The second event that elicited some thoughts about my decision to stick with NYC and see what kind of magic can happen was this – around 1:00 a.m. I couldn’t sleep, and going against any healthy recommendation to stay off of electronics when unable to snooze, my fingers glided their way to Instagram. I happened upon a post that Debbie Allen had made about celebrating the anniversary of the movie Fame. Oh, that movie. If my recollection is correct, I saw Fame at the age of 17. I was stunned for a midwestern girl growing up in a relatively small town in Ohio. How I wanted to be in New York – to dance, sing, act – anything that could bring out the performer in me. With a belief so deep in my heart that I belonged in the city, I was going to end up there without one iota of doubt. I had a lot of stops along the way, college in Ohio, grad school in southern Illinois, professional life in Chicago, and then moving to Boulder. Well, it took me 39 years, but I’m here. And I still have to believe that I owe it to myself to give it the ole college try. I want to be inspired by the people, the antics, the culture. I want to create, both as a choreographer and a writer. I want to wake up in this sleepless city and live, really live. 

I know living here is complex,  the population and architecture dense, and yes… the smell, the smell is really something sometimes. The occasional smell and grit of the city remind me that life is gritty. But if I have learned anything about my years on this earth, it is this – sometimes, you can find a metaphor for just about everything. This world is socially and politically pungent. The reality is we need to see the challenges, embrace them, and then fight for change. 

I know I’m not gonna live forever, and people may not remember my name. But, I’m going to reach for the limitless sky and see what happens. And so I’m fighting for this city. I’m just hoping it reciprocates.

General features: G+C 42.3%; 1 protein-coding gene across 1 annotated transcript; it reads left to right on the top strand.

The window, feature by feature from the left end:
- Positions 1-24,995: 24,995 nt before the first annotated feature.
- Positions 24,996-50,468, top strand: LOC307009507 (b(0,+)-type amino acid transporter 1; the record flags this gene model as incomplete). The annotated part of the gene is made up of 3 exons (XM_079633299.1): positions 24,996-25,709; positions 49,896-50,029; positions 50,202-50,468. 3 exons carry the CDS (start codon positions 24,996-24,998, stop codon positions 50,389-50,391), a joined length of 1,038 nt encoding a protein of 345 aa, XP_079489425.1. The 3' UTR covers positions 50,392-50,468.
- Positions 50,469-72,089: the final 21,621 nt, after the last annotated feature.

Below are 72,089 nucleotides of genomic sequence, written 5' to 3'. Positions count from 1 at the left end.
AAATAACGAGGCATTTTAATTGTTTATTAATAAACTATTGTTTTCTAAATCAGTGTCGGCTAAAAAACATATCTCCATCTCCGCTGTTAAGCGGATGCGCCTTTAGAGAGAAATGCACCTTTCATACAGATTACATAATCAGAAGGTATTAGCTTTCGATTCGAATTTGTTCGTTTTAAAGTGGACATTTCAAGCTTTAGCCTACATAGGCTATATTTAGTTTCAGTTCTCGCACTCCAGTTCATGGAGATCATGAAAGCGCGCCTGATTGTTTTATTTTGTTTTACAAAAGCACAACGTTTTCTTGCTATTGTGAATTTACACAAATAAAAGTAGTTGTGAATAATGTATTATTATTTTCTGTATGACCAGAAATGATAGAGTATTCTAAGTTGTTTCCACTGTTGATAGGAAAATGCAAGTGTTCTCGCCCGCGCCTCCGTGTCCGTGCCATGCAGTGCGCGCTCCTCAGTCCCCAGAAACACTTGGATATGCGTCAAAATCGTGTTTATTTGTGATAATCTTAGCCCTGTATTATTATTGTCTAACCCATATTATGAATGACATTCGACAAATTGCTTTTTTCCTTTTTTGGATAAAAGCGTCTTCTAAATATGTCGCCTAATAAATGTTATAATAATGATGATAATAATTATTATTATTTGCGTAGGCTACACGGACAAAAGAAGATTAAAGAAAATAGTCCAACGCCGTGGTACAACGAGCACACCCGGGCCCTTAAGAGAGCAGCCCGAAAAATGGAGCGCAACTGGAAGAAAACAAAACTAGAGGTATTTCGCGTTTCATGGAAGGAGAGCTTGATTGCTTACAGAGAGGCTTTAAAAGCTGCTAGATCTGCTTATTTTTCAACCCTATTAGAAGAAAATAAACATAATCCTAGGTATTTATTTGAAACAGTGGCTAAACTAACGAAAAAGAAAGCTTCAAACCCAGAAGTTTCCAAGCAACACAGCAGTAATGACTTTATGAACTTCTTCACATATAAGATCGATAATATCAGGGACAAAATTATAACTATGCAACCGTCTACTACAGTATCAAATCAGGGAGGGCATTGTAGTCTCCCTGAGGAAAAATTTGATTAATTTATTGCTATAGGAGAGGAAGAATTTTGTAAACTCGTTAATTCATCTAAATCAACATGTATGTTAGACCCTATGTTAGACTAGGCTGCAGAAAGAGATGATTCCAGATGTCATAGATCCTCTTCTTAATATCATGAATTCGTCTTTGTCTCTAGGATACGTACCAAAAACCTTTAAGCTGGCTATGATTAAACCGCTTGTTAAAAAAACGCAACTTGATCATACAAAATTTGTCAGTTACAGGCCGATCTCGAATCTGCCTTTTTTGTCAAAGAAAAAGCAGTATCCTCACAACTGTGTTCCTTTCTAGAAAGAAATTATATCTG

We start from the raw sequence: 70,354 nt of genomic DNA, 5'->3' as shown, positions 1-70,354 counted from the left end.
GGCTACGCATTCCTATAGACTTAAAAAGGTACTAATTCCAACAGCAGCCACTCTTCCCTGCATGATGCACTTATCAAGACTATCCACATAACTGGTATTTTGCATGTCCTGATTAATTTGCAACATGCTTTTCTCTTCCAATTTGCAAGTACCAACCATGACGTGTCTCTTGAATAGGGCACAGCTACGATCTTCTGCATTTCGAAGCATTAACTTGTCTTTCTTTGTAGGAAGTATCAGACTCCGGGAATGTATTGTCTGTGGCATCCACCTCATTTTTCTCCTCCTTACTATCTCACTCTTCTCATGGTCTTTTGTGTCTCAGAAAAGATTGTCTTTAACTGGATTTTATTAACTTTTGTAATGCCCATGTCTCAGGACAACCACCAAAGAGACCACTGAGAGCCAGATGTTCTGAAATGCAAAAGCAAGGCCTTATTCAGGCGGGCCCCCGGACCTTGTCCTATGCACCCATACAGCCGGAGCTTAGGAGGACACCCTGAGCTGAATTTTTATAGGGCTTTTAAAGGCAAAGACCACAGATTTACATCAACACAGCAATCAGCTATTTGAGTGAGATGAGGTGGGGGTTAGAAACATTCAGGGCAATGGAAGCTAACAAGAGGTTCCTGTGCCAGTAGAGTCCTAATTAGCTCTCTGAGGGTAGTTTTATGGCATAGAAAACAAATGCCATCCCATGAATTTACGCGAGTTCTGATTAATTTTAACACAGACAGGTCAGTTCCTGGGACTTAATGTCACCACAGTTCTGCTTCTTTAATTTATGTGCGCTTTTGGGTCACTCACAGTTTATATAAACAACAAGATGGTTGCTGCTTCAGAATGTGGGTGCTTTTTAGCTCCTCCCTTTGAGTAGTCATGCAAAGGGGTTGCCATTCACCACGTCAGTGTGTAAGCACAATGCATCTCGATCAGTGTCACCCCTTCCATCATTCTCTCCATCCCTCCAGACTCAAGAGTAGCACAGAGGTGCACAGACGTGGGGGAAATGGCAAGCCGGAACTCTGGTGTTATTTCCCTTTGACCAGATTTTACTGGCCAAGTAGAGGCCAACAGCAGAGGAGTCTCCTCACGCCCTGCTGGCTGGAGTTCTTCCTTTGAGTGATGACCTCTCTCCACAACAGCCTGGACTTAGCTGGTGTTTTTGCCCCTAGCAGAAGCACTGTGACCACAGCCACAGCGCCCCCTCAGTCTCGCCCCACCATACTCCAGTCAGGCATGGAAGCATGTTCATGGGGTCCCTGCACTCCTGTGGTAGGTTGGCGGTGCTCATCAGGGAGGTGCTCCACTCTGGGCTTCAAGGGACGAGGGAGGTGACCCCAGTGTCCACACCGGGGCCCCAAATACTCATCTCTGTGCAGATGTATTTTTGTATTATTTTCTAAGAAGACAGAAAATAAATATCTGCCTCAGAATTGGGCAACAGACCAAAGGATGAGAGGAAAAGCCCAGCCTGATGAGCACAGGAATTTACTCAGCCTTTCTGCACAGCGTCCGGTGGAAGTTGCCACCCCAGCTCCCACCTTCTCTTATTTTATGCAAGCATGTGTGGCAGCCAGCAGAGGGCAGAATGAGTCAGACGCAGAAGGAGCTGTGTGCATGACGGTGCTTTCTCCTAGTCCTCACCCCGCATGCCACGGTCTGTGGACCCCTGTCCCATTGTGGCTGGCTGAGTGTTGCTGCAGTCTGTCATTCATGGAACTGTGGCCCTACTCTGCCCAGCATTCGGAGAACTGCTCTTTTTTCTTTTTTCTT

On Finding The Right Words

Let’s talk about looking for the “right” words. Lately, I feel as if I have constantly been searching – a search for purpose, a search for meaning, and now a search for words. Now that I am forging this new path as a writer, I feel as though I should always be writing – writing something pithy, deeply profound, humorous, or intellectual. However, for the past week or two, I haven’t found the right story to tell, antics to relate to, or a blunder in my thought process. Not that the shenanigans have been in short supply, but nothing story-worthy, I suppose. So the word search continues. 

And then there are the moments where I’ve been in conversations in which the other person confides in me, sharing their fears, anxieties. I rummage through my catalog of compassionate replies but always seem to fall short of excellent, thoughtful advice. I’m not sure where I go wrong, but I just can’t seem to be helpful. Maybe it is that we are coming up on year 2 of a pandemic, and I’ve run out of optimism. Or it could be that I just am not as wise as I had hoped to be at this stage of my life. But to suffice it to say, I fear I am not necessarily the wealth of solid advice I thought I was. But, frankly, my listening skills feel as though they’ve grown – and that, I believe, is a good thing. More often than not, in the past, I used to find myself thinking of a witty comeback, a deep thought, or an experience I could tell while someone else was sharing their feelings of experiences. That is to say; I think I wouldn’t always be listening fully but rather be engaged in my thought process. Now, however, I stop and listen. Then, I formulate a thoughtful response, or, sometimes better yet, I say nothing and just let them vent. Venting can be a very cathartic act. Sometimes the listener needs simply listen – say nothing.